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Harper's Encyclopedia of United States History (ed. Benson Lossing) 6 0 Browse Search
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Harper's Encyclopedia of United States History (ed. Benson Lossing), Bowdoin, James, 1727-1790 (search)
Bowdoin, James, 1727-1790 Statesman; born in Boston, Aug. 8, 1727; was a descendant of Pierre Bowdoin, a Huguenot who fled to America from persecution in France. He graduated at Harvard in 1745, and became a member of the General Court, a Senator of Massachusetts, and a councillor. He espoused the cause of the colonists, was president of the Massachusetts Council in 1775, and was chosen president of the convention that framed the State constitution. He succeeded Hancock as governor. By vigorous measures he suppressed the rebellion led by Daniel Shays (q. v.). He died in Boston, Mass., Nov. 6, 1790. His son James, born Sept. 22, 1752; died Oct. 11, 1811; also graduated at Harvard (1771), and afterwards spent a year at Oxford. He was minister to Spain from 1805 to 1808; and while in Paris he purchased an extensive library, philosophical apparatus, and a collection of paintings, which, with a fine cabinet of minerals, he left at his death to Bowdoin College, so named in honor o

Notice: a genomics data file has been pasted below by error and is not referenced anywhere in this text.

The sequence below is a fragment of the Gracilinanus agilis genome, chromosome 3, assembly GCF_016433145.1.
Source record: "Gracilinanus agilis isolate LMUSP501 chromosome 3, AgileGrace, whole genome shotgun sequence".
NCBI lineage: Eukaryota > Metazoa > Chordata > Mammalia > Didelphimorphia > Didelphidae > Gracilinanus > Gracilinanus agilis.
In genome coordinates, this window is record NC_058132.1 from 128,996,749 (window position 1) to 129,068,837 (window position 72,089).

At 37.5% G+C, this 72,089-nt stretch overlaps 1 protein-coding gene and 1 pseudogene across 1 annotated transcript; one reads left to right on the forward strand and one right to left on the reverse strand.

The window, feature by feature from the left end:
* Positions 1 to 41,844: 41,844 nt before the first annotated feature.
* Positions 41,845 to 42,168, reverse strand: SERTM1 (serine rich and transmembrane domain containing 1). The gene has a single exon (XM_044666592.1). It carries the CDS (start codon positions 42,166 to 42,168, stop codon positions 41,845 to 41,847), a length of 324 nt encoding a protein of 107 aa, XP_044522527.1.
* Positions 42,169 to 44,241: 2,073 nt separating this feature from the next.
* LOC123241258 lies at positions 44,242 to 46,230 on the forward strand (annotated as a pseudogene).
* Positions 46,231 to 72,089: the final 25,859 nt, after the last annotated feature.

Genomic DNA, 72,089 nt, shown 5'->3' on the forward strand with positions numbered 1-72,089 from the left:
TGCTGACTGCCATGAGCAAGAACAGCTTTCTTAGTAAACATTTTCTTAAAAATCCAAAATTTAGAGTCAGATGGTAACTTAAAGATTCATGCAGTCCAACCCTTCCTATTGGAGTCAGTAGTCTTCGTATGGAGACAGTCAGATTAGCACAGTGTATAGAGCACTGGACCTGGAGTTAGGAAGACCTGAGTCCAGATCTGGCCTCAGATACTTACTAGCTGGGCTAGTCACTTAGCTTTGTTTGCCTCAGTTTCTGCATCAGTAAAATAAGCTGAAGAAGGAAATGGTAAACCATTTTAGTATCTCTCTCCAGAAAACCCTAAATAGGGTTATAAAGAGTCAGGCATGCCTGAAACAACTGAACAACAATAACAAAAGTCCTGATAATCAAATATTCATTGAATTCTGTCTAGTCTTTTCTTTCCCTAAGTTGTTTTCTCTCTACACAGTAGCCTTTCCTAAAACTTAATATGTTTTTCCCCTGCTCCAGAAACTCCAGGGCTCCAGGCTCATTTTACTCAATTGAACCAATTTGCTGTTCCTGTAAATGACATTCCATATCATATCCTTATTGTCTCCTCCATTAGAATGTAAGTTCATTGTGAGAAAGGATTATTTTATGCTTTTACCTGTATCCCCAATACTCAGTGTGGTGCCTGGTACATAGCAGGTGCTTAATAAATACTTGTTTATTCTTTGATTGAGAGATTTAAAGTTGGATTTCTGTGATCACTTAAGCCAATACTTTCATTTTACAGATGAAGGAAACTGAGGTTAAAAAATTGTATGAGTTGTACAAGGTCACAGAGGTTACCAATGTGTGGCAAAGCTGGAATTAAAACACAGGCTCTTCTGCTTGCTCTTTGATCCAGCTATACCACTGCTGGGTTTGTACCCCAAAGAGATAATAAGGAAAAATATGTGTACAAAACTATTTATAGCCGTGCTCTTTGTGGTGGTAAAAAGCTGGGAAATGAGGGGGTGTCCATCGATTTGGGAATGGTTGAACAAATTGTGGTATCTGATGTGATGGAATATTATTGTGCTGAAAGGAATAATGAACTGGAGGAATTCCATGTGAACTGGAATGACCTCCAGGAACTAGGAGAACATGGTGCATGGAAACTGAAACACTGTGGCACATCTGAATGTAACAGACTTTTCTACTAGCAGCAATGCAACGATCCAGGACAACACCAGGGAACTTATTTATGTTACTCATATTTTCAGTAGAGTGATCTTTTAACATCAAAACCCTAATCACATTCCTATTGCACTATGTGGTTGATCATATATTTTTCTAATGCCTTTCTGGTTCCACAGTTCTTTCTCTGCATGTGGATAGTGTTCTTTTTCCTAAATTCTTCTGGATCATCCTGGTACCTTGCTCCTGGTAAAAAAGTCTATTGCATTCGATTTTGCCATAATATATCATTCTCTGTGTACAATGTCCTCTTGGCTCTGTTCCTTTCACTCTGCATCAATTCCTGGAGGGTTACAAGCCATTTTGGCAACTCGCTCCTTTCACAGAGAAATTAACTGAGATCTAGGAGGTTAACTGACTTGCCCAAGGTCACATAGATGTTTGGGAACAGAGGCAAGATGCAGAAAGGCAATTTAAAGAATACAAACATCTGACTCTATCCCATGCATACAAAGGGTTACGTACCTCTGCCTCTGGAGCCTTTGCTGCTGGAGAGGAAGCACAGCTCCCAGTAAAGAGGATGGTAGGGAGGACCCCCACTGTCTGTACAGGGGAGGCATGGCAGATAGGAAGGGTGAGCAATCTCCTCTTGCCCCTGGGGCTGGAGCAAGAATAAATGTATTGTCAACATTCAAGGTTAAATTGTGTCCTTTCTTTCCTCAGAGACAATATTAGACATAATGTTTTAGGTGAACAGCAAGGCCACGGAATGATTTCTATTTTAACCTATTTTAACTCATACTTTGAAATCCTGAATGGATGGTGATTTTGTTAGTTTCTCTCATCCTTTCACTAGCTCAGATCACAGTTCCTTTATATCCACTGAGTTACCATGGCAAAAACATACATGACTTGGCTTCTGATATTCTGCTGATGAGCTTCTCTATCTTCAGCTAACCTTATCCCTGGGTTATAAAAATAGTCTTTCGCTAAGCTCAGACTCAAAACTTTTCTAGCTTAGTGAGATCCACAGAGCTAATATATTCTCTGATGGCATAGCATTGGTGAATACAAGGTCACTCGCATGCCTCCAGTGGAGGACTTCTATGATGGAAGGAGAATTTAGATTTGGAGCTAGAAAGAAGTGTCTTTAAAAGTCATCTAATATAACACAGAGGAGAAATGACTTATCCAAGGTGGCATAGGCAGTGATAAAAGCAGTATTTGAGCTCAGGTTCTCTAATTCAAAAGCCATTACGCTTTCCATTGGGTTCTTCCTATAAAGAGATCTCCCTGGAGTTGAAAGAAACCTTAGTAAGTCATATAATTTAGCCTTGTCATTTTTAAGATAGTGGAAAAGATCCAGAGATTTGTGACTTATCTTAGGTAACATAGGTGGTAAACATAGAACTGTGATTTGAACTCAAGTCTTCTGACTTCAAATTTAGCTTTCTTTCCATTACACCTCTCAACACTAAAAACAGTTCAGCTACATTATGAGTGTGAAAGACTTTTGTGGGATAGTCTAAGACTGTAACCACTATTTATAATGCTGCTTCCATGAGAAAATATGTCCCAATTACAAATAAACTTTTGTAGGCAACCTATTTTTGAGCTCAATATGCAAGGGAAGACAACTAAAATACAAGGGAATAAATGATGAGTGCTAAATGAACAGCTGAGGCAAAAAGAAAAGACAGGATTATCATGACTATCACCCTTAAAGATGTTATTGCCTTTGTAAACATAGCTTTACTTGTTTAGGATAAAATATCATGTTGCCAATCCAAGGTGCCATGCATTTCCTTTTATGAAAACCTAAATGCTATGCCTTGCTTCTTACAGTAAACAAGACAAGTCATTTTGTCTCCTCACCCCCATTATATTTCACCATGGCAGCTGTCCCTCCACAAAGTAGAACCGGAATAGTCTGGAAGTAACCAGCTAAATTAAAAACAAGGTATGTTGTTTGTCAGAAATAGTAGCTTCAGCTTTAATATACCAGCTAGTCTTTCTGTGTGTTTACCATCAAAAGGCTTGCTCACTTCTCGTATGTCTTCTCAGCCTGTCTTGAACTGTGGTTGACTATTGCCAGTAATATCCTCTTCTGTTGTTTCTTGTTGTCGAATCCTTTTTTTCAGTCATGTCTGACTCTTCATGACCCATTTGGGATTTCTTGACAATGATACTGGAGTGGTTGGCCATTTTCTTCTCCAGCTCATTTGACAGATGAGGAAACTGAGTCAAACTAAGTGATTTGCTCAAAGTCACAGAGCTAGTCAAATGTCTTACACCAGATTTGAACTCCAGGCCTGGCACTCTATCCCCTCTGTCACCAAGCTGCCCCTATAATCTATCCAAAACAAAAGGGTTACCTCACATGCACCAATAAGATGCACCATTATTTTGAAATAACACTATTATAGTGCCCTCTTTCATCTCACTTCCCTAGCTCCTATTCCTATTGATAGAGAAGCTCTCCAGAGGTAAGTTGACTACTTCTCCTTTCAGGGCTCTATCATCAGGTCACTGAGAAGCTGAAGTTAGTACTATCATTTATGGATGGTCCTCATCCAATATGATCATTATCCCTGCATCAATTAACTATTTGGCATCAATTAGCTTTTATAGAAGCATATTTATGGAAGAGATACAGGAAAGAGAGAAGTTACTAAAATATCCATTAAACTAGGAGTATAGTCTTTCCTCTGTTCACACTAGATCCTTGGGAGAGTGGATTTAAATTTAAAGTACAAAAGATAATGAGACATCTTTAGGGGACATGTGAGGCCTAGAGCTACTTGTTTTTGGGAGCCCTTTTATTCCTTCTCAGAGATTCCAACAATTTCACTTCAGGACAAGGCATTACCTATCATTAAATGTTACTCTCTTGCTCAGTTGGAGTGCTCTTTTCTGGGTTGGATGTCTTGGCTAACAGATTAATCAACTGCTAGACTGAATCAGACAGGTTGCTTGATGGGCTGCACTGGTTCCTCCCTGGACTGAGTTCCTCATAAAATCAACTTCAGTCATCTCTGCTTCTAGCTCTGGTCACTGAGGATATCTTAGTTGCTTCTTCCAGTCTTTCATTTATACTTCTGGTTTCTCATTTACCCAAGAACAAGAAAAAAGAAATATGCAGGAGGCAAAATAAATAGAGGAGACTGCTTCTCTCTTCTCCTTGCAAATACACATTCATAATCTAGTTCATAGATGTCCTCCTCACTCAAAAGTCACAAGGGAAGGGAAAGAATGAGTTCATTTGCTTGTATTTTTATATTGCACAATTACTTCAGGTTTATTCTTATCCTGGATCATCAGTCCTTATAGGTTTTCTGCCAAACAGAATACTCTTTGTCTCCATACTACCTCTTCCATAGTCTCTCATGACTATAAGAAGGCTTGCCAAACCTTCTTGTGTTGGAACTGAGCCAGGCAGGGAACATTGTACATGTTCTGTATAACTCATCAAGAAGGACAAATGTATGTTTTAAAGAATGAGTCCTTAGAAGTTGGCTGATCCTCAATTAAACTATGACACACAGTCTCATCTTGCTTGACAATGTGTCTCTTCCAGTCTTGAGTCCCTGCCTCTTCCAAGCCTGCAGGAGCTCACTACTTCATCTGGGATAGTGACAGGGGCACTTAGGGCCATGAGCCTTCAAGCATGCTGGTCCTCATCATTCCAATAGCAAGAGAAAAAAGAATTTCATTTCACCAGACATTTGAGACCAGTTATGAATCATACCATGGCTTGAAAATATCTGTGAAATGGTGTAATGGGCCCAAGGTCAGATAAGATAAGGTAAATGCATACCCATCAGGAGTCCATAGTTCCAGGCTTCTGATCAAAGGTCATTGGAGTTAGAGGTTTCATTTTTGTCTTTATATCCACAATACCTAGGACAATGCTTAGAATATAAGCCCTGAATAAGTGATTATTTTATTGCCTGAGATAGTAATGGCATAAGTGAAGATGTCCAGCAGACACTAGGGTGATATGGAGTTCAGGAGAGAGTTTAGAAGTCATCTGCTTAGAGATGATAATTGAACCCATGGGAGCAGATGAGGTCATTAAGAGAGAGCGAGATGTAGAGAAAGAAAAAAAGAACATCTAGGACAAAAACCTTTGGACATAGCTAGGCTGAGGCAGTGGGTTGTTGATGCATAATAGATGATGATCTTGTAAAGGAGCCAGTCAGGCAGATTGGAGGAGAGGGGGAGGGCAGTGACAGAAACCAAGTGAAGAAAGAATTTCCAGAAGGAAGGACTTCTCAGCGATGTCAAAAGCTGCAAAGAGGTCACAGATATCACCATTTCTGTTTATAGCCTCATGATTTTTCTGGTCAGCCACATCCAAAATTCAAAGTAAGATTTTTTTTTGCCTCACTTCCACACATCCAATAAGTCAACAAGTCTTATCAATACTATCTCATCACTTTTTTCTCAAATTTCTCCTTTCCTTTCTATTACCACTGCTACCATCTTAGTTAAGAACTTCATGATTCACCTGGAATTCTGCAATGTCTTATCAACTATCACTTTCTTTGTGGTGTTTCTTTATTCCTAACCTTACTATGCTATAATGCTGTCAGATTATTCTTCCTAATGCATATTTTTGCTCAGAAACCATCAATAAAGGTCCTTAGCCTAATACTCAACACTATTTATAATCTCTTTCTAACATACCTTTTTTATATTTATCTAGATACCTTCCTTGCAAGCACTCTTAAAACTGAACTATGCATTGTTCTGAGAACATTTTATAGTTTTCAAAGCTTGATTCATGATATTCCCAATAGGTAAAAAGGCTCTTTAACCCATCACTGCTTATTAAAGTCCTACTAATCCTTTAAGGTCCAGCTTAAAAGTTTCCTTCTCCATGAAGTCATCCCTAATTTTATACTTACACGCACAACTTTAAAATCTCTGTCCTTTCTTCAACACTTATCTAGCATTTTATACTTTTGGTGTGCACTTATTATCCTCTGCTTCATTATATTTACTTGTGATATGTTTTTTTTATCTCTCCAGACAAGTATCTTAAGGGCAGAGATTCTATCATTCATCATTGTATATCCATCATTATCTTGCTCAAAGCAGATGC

Harper's Encyclopedia of United States History (ed. Benson Lossing), Hutchinson, Thomas 1711-1780 (search)
of the town, and they expressed their opinions that, while the affair was under the consideration of the governor and council, the people would remain quiet. Several members appeared upon this adjournment, who had not been present before. Mr. Bowdoin acquainted the governor that he had reduced his thoughts to writing, which he begged leave to read, and to lay the paper on the table. To this the governor excepted as irregular, and as it would make an ill precedent. After much debate, and tee, which withdrew into the lobby, where they had not remained long enough to write a paper of one-half the length of their report before they returned with it in form. There was no room to doubt of its being the paper intended to be read by Mr. Bowdoin, with such preface or other addition as was proper for the report of a committee. Upon hearing it read, the governor immediately warned them of the consequences of it; that it would be highly resented in England and would be urged there to sh